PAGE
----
Adhoc Interviews

Curating a Constant Communication: Jenny Sharaf

Jenny Sharaf is an artist currently working in San Fransisco, California. Though she identifies herself as a painter, her work represents various media such as video, collage and painting that all find communication with each other. Jenny also practices curating exhibitions where she engages with the art world and finds the opportunity to share local working artists. See more of her work and see more of her projects on her website.

MFA Show at Mills College 2013.
MFA Show at Mills College 2013.
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The Blondes Mixed Media. 2013.


When did you first identify yourself as an artist?

I think I’ve always identified myself an artist, although my definition of what that means has definitely shifted throughout my 29 years.

Did you study art at a university or other institution?

I did my undergraduate degree in fine art at University of Hawaii at Manoa and my MFA from Mills College in Oakland, CA.

What medium are you most particularly attracted to and why is it important for the dissemination of your work?

I consider myself a painter above all else. I think it informs how I see and do things. I’ve also always romanticized painters, so it may have something to do with that too.

Who are these painters that you have romanticized?

I love painters and sometimes feel like I’m making work just for other painters. That being said, the artists that I have romanticized most are probably Philip Guston, Helen Frankenthaler, Richard Artsschwager, Frank Stella, Joan Mitchell, Warhol and Joan Brown. I don’t romanticize younger painters in the same way, but definitely think they’re the coolest people around. Painters get IT.

Lynda Benglis Having Lunch at Fred Segals Paint on Canvas. 2014.
Lynda Benglis Having Lunch at Fred Segals Paint on Canvas. 2014.
Detail from MFA show.


How has your art progressed or changed as you have continued to work?

My work is hopefully always changing. I try to challenge myself when the my studio starts to feel too safe or routine. If I look back at my older work, it all feels like it informs what I’m doing now. It’s very much connected, whether I realize it or not.

What inspires you for a new series of work?

I try to not work in series, but allow one work to lead to the next. There are always unfinished questions to answer and new experiments to try. Materials often lead the way.

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From the ‘Rebranding Feminism’ Series Work on Paper. 2013.


Your paintings, collages and videos are very different in style and aesthetic, yet when you bring them together into an installation, they function as a whole to create one piece. How do your works in various media all communicate with each other?

Installation is where everything comes together and finally makes sense. I hope that everything is in conversation with each other. Especially working in abstraction, it’s important to me that people understand my intentions.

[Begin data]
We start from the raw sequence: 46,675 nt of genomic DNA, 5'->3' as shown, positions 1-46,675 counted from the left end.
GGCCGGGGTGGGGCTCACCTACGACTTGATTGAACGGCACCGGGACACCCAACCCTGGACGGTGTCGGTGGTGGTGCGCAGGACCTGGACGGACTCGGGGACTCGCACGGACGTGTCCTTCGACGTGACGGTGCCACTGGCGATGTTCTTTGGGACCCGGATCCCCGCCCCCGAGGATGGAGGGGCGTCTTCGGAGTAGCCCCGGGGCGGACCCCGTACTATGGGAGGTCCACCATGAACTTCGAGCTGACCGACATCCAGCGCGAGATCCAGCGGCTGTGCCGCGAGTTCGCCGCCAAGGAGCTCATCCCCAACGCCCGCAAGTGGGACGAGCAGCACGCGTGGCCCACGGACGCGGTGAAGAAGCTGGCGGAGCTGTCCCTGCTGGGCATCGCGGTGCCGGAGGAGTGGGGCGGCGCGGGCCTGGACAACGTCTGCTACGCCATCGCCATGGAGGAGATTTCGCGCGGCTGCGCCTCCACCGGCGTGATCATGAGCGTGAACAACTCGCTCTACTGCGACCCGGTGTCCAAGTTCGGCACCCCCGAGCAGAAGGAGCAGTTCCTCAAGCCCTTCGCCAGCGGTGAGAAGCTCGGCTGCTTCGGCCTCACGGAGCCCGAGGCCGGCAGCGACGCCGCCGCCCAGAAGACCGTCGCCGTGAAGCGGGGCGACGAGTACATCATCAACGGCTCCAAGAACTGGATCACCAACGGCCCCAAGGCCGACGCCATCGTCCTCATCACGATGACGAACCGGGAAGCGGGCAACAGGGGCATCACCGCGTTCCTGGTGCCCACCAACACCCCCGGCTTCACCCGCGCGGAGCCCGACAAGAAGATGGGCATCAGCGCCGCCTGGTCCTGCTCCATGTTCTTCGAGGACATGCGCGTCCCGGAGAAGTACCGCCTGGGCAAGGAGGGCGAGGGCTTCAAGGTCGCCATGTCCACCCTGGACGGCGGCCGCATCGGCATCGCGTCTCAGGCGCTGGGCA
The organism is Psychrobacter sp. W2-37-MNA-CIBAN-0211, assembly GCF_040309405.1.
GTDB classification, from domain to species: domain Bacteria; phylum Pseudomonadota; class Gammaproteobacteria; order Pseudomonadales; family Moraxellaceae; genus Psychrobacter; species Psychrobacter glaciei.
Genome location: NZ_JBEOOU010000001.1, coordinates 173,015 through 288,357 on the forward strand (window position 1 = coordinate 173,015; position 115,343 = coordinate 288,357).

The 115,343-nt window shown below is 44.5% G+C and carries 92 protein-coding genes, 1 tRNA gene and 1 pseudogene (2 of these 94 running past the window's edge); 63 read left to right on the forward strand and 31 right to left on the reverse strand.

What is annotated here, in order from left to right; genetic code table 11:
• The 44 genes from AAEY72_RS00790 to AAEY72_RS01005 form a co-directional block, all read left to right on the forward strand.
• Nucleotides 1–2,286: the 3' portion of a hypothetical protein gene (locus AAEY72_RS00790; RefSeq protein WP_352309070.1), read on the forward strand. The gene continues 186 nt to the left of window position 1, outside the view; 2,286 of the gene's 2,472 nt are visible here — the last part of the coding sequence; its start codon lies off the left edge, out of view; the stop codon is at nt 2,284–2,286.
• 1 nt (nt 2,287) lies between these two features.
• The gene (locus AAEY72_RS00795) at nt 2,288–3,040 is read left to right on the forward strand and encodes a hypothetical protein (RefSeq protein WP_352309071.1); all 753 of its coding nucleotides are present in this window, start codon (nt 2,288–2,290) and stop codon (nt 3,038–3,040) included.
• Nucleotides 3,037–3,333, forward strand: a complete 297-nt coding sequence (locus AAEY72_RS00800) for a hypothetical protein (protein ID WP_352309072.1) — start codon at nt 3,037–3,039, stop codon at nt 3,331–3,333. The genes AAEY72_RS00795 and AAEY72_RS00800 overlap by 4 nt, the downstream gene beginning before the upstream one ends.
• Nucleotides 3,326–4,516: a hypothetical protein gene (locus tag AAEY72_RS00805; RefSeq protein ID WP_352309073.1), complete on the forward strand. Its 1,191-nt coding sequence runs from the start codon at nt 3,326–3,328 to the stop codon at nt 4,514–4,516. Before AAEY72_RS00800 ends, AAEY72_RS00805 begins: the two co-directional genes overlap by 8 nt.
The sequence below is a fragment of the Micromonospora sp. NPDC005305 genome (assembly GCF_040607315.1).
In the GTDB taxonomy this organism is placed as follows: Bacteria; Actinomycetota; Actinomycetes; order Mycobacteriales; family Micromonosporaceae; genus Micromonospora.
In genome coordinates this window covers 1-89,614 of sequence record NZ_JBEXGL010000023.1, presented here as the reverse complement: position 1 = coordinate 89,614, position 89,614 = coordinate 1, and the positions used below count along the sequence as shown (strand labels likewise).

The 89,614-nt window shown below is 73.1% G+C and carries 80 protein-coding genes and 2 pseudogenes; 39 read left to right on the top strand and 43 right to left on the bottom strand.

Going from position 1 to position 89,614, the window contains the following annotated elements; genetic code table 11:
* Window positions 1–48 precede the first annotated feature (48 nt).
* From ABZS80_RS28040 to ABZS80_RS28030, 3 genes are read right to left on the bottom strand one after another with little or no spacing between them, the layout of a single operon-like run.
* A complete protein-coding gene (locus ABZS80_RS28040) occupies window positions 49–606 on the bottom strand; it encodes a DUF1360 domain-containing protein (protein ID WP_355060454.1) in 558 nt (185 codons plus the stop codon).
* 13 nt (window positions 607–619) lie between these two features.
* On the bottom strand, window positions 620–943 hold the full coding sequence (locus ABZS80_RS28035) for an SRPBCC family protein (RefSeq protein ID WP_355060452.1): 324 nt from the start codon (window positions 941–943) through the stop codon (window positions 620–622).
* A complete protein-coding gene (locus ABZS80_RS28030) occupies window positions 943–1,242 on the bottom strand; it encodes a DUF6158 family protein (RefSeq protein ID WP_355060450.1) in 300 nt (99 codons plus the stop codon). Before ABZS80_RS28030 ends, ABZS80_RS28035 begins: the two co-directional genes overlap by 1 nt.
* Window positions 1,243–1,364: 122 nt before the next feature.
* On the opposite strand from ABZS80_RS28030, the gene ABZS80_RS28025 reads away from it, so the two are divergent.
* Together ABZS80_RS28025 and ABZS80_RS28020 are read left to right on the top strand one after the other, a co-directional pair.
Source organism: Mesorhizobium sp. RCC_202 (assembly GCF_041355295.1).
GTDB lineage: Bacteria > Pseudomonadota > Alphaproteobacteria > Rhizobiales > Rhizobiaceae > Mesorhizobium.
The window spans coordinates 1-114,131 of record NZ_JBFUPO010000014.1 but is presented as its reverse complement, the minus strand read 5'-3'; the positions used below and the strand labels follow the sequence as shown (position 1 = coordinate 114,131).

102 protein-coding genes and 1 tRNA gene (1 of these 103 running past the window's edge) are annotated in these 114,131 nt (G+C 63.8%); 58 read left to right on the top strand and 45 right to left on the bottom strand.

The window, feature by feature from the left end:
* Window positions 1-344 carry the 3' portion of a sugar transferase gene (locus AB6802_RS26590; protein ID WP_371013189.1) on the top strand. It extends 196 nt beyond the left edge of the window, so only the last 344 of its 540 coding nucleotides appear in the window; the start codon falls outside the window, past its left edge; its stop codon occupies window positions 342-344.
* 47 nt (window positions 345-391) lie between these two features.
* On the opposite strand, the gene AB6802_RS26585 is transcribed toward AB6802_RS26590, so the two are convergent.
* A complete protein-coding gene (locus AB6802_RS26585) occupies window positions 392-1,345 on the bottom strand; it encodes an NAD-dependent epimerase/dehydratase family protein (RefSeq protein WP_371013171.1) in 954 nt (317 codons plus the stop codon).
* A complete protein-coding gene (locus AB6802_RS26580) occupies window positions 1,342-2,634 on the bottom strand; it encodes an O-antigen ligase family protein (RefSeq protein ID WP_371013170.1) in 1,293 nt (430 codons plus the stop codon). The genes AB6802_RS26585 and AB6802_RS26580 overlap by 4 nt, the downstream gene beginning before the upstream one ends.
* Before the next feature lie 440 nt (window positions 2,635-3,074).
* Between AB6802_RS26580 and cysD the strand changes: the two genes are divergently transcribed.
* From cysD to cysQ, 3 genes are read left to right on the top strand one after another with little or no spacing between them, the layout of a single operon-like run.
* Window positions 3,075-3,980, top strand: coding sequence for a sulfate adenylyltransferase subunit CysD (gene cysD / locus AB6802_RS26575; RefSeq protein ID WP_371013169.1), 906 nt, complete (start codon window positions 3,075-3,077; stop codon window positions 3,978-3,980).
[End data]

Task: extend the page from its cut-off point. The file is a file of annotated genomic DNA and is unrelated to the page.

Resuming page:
Do you view installations then to be the ultimate end goal to your work, or do you have work that can communicate in multiple installations in it’s lifetime?

Right now, installations are the ultimate goal, but I still like presenting one offs and single works as well. The installations can be recreated in various ways. The paintings looks interesting when arranged a multitude of ways, so they definitely exist in different iterations.

Concerning your installation work, what inspires you first – the space or the work you’ve made for it?

So far, it’s been a combination of both, although I haven’t gotten to work in huge spaces yet.

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Melted Feminism Paint on Canvas. 2014.


Digital Collage Projection or Print. 2015.


You share your work online as well as have it exhibited in gallery spaces all over California. What do you think is important for viewers experiencing your work in person as apposed to online?

Good question. I think that in today’s art world, it is as important what your work looks like in a jpeg as it does in real life. A lot of my paintings have neon palettes that don’t seem to translate into a digital image. Some of the surface fetish is lost. BUT it all matters.

What role does the viewer play in your work?

I’m always thinking about how others will see my work. It’s important that my work functions on many different levels and appeals to a wide range of demographics.

Why do you think it is important to have art exhibited in galleries and museums?

For me, I have a need to share my work with an audience. Sometimes, I wish I didn’t feel this way. It would be a lot easier if I was content to paint in my studio and leave it at that. But, obviously I have a lot more ambition. Showing in galleries and museums opens you up to a wide range of people seeing your work. There’s a certain recognition and validation inherent to this process that reaffirms the hard work done in the studio.

Tell me about your experience in curatorial work and how it has affected your own work and its interpretation?

I started curating while I was graduate school, mostly just trying to get to know the art world and put my friends in shows. I saw a lot of talented emerging artists that weren’t represented and very much under the radar. The way that I curate is very intuitive, similar to they manner in which I make art. I think I will have a better idea in a year or so on how it all connects to my studio practice, but right now I’m just letting it evolve.

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Part of the “Femmescape” Series Digital Wallpaper. 2014.


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Grandma’s Fabric Fabric and Paint. 2014.


Last modified: May 9, 2015